Reverse creaming means you start by mixing your dry ingredients, then add the butter and beat it right in. This is opposed to traditional creaming of the butter and sugar, followed by gradual incorporation of flour and liquids. Why use reverse creaming? It’s about gluten. Gluten is a protein matrix formed by proteins after they are hydrated with water. The more gluten formed, the tougher and more rubbery the cake. Reverse creaming allows you to coat the flour with fat before any liquid is added, preventing long strands of gluten from forming and yielding an absolutely meltingly soft and tender crumb.
Many reverse-creaming recipes I’ve seen call for butter to be added to the flour until they form coarse crumbs. This is not reverse creaming, this is just adding butter. You can’t cream crumbs. True creaming incorporates air.
Other recipes I’ve seen involve adding some liquid along with the butter, just enough to make it creamable. Unfortunately, this kinda defeats the purpose, because with liquid and beating comes gluten.
MY solution is simple: temperature. Warmer butter will come together with the dry ingredients to form a dough. You just have to apply a hot-water-soaked dishtowel to the bottom of the mixer bowl to take the mixture from crumbs to a cohesive dough and then you can truly reverse cream it.
Here’s my favourite Easy 5-Minute Fluffy Vanilla Frosting recipe.
The Ultimate Moist and Fluffy Vanilla Cupcakes
- 3 large eggs, room temperature whites separated from yolks
- 198 g bleached cake flour (also known as cake & pastry flour. Not self-raising.) (approx. 1 2/3 cups sifted, spooned in, and levelled off)
- 1 ¼ cup granulated sugar (248 grams) divided use
- 1 ½ tsp baking powder
- ¾ tsp fine sea salt
- ¾ cup unsalted butter (170 g or 12 tbsp)
- ¾ cup whole milk, room temperature (about 22ºC/71.6ºF)
- 1 tbsp pure vanilla extract
- Preheat oven to 350ºF. Line 15 standard muffin cups with paper liners.
- Place egg whites in stand mixer with whisk attachment and beat on medium speed until white and foamy. With mixer running, slowly pour in 1/4 cup (50 g) of the sugar and continue beating on medium-high until medium-stiff peaks form. Scrape the beaten whites into a bowl and set aside. Wipe out mixer bowl and dry.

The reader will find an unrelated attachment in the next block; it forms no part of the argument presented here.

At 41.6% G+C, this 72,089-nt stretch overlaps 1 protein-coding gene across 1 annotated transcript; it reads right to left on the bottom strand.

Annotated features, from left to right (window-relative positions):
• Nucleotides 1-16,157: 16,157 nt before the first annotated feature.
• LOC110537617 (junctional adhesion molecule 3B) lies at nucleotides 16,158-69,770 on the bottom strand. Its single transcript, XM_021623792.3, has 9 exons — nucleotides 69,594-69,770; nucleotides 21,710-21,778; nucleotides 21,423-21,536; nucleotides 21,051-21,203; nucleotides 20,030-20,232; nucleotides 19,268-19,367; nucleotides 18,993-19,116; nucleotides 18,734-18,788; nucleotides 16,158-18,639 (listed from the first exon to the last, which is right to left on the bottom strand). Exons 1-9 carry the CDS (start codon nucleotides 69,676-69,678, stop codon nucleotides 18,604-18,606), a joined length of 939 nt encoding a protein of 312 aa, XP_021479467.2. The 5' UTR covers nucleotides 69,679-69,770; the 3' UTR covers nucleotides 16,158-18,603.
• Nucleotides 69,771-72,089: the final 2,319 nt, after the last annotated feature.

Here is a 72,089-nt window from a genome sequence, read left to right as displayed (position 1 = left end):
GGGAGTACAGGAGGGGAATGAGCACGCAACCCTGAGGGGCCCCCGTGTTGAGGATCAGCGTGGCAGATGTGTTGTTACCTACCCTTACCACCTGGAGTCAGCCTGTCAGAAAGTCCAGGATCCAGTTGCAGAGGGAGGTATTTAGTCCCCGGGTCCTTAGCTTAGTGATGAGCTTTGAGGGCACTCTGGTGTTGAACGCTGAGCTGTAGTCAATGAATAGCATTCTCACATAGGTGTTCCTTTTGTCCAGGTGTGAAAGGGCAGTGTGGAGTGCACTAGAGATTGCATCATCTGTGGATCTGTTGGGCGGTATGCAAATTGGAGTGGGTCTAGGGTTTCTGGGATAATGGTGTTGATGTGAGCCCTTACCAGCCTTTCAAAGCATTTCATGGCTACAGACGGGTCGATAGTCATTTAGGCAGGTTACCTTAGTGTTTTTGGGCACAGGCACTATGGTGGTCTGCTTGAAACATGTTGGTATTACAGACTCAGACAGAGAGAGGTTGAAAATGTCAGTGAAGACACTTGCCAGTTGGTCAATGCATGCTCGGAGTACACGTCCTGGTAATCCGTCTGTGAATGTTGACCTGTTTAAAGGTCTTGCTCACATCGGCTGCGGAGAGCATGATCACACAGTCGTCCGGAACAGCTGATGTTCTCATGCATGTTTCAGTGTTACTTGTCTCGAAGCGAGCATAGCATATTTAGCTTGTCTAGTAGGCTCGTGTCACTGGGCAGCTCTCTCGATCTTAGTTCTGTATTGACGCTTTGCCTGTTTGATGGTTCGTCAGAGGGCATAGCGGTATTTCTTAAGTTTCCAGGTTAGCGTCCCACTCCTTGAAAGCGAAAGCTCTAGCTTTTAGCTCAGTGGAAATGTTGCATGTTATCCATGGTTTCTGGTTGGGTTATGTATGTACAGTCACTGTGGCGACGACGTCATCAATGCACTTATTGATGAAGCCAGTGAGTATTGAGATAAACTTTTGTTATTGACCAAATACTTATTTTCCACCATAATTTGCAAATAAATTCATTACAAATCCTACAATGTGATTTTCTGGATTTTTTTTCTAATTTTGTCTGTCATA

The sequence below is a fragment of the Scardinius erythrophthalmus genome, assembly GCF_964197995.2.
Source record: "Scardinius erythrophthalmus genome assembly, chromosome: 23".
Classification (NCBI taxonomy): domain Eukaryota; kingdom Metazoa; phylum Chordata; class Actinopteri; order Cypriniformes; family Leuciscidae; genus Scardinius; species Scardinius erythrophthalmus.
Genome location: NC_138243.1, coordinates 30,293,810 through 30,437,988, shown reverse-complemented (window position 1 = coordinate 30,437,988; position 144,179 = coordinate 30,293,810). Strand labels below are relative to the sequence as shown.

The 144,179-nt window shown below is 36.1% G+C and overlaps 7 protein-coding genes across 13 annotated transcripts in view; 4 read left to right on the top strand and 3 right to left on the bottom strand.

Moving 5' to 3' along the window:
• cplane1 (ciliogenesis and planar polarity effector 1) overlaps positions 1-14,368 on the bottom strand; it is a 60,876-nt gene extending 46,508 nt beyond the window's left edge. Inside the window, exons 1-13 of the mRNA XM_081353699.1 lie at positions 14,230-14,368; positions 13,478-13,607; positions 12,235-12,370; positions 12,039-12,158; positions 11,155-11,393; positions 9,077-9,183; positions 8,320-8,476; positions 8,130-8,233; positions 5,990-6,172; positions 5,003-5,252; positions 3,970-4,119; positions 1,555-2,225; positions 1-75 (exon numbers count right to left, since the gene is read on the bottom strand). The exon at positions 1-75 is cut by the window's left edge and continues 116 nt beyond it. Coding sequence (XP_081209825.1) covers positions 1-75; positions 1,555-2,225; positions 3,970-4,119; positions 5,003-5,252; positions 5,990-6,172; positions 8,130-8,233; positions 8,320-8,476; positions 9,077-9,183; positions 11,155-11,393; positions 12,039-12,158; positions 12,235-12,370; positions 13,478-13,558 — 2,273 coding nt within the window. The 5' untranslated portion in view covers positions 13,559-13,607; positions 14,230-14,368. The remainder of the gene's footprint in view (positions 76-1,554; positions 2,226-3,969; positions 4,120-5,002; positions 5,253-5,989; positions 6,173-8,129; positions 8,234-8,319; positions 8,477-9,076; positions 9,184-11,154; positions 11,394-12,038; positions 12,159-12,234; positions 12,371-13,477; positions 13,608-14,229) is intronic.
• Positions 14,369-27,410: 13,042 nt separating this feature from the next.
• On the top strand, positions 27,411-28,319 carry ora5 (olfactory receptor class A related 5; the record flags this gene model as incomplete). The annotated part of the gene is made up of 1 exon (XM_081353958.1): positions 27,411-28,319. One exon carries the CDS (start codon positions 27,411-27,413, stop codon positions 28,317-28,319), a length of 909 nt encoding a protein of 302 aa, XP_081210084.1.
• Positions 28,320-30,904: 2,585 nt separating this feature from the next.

- Measure flour, remaining sugar, baking powder and salt into the mixer bowl. Switch to paddle attachment and beat the dry ingredients on medium speed for 1 minute (this replaces sifting and thoroughly combines).
- Toss in the chunks of soft butter. The mixture will go from lumps of butter, to coarse crumbs, to one cohesive lump of dough. When it comes together in that lump, set timer for 4 minutes and beat on medium until light and fluffy. **If the texture remains like sandy crumbs instead of coming together into a cohesive ball of dough, this means your butter isn't soft/warm enough. Simply soak a dishtowel with hot water and hold it on the bottom of the mixer bowl as it beats. Repeat as the towel cools until the dough comes together. It won't take long.
- Add egg yolks to creamed butter mixture and beat on medium, pausing to scrape down sides and paddle, until combined.
- Reduce mixer speed to low and drizzle in the milk and vanilla. Right away scrape down the sides of bowl and paddle, then beat on medium-low, pausing to scrape down sides and paddle again once or twice, until the batter has no more big lumps – 40-60 seconds in total. The batter will look fluffier but curdled, with tiny lumps uniformly through the batter.
- Remove bowl from stand mixer and use a large spatula to fold 1/3 of the beaten egg whites into the batter. (This lightens the batter making it easier to gently incorporate the rest.) Gently fold in remaining egg whites until no white streaks remain.
- Portion batter into muffin cups (about 1/3 cup batter per cupcake) and bake for 18-22 minutes, rotating pans once around 14 minutes. They should be around 190ºF internal temperature. They will not necessarily be golden on top when done. Cool completely on wire racks before frosting.
Last Updated on October 15, 2021 by Jennifer Pallian BSc, RD